McCourt, 58, turned down a $1.2 billion offer for the Dodgers from News Corp. (NWSA)’s Fox and is aiming to get at least $1.5 billion for the team, a sports franchise record, according to people familiar with the sale deliberations. They were granted anonymity because the bidding process is confidential. The McCourts, who made their money running parking lots in Boston, bought control of the Dodgers for $30 million in 2004.
“There are a handful of legacy clubs like the Dodgers in each league,” said Dave Checketts, the owner of the St. Louis Blues, who attempted to buy the Dodgers in 2004. “They’re in major markets and have a history of winning where if you do things right there’s an enormous upside.”
The Dodgers and Blackstone, the investment bank representing the team in the sale, have said the club broke even last season, when it finished 82-79 and in third place in the five-team National League West division, according to a person familiar with the negotiations.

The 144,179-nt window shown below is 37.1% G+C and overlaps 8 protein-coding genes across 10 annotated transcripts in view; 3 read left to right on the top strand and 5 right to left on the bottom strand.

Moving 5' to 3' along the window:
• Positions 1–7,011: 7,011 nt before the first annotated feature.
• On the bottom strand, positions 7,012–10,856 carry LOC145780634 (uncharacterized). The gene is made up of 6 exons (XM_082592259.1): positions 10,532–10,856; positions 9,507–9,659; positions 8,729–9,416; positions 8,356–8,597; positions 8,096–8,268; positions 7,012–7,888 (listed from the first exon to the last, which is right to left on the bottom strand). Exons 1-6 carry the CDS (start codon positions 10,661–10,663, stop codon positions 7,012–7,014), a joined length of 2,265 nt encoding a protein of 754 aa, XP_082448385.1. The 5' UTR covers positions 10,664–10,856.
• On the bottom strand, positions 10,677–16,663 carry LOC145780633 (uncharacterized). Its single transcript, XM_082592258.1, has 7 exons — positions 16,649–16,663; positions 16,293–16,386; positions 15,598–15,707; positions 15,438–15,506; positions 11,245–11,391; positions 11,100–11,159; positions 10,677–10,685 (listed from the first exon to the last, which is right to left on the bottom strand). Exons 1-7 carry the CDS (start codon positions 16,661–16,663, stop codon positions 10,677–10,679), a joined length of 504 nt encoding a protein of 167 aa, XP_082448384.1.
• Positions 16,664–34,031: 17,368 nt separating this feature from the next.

While management underscored stadium improvements such as new seats and redone dugouts, multiple bidders said they would probably have to spend as much as $450 million over the next few years on payroll and upgrades to the ballpark and surrounding infrastructure. Blackstone started conducting management presentations this week, which the bidders say they hope will make the Dodgers’ capital needs and revenue capabilities clearer.
One thing they are sure to ask about: Dodger Stadium parking lots.
In the bid book sent to prospective buyers, the Dodgers parking lot is not listed as part of the sale. Parking is McCourt’s true business, and he currently charges the Dodgers $14 million in rent a year for playing baseball on his land.
So the lot’s not officially included in the offer.
“Here’s the test to see if we get a smart or stupid owner,” Bob Daly, the managing partner of the Dodgers from 1999 to 2003, told the Los Angeles Times on Jan. 25. “If you make a deal and allow McCourt to keep the land and parking lots, you are out of your mind.”